Turkey

Two Solar Eclipses seen from Turkey

In 1999 and 2006 the umbra of the moon eclipsing the sun crossed Turkey. Marco organized expeditions to Anatolia to observe both events, close to the Tigris springs in 1999, and to a salt lake south of Konya in 2006. The time span of seven years corresponds to a bit more than half the 11 year solar cycle, thus enhancing differences in the appearance of the solar corona, the sun's outermost and tenuous envelope.

Two Solar Eclipses seen from Turkey
11 Aug 1999, just after the start of the total eclipse, 1/1000 sec exposure. f=500mm f/8.

Since the moon is only very slightly larger than the Sun, which is close to its strongest activity, a bright red chromosphere with many red prominences is clearly visible.
Two Solar Eclipses seen from Turkey
11 Aug 1999, just before the end of the total eclipse, 1/1000 sec exposure.


Note how the moon has shifted towards the right in relation to the sun, hiding the chromosphere on the right, while the prominences on the left appear in full size.
Two Solar Eclipses seen from Turkey
11 Aug 1999, composite of 11 photos exposed from 1/1000 sec to 1/2 sec. Nikon F2, f=500mm f/8.

The corona is visible here up to a distance of 2 solar radii from the moon's limb. During solar maximum the corona shows little symmetry.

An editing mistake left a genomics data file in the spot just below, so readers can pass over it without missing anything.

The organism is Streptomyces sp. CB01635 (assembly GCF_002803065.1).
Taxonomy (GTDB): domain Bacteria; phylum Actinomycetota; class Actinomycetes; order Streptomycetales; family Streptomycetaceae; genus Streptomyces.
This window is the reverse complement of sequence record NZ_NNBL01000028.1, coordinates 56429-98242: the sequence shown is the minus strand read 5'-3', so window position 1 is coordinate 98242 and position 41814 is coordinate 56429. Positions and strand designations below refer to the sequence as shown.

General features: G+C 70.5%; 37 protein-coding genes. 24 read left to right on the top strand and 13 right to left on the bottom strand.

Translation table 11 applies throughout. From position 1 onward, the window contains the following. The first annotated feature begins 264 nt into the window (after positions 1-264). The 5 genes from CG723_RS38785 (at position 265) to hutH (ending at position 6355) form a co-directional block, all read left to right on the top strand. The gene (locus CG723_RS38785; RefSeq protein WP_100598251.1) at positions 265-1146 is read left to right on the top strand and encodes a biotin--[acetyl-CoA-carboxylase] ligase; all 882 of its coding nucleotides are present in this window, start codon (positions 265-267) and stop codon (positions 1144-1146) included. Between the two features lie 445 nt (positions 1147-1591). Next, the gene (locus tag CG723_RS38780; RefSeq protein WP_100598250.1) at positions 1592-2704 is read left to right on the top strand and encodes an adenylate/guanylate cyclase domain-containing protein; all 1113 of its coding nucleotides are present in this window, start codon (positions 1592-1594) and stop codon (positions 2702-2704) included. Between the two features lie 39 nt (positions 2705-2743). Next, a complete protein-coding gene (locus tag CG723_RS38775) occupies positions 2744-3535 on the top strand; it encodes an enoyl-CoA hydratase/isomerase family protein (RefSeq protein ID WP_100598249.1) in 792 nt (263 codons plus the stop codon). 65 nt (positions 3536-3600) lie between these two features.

Two Solar Eclipses seen from Turkey
29 Mar 2006, composite of 10 photos exposed from 1/2000 sec to 1 sec. FujiS2, f=500mm f/8.

A comparison with the previous photo emphasizes the corona's symmetry during a solar minimum. Due to a longer exposure, even the lunar surface, illuminated by Earthshine, is visible (note dark lunar maria).
Two Solar Eclipses seen from Turkey
29 Mar 2006, just after the start of the total eclipse, 1/2000 sec exposure. f=500mm f/8.

This eclipse was longer than in 1999 (4 min vs 2 min), i.e. the moon was bigger than the sun, hiding the whole chromosphere at mid-eclipse. Moreover, during solar minimum, the red prominences are smaller and fainter.
Note that special photographic techniques were utilized to generate the views Nr. 3 and 4 shown above. Several photos of different exposures were combined to emphasize structures in the corona and to bridge the enormous differences in brightness between the inner and outer corona.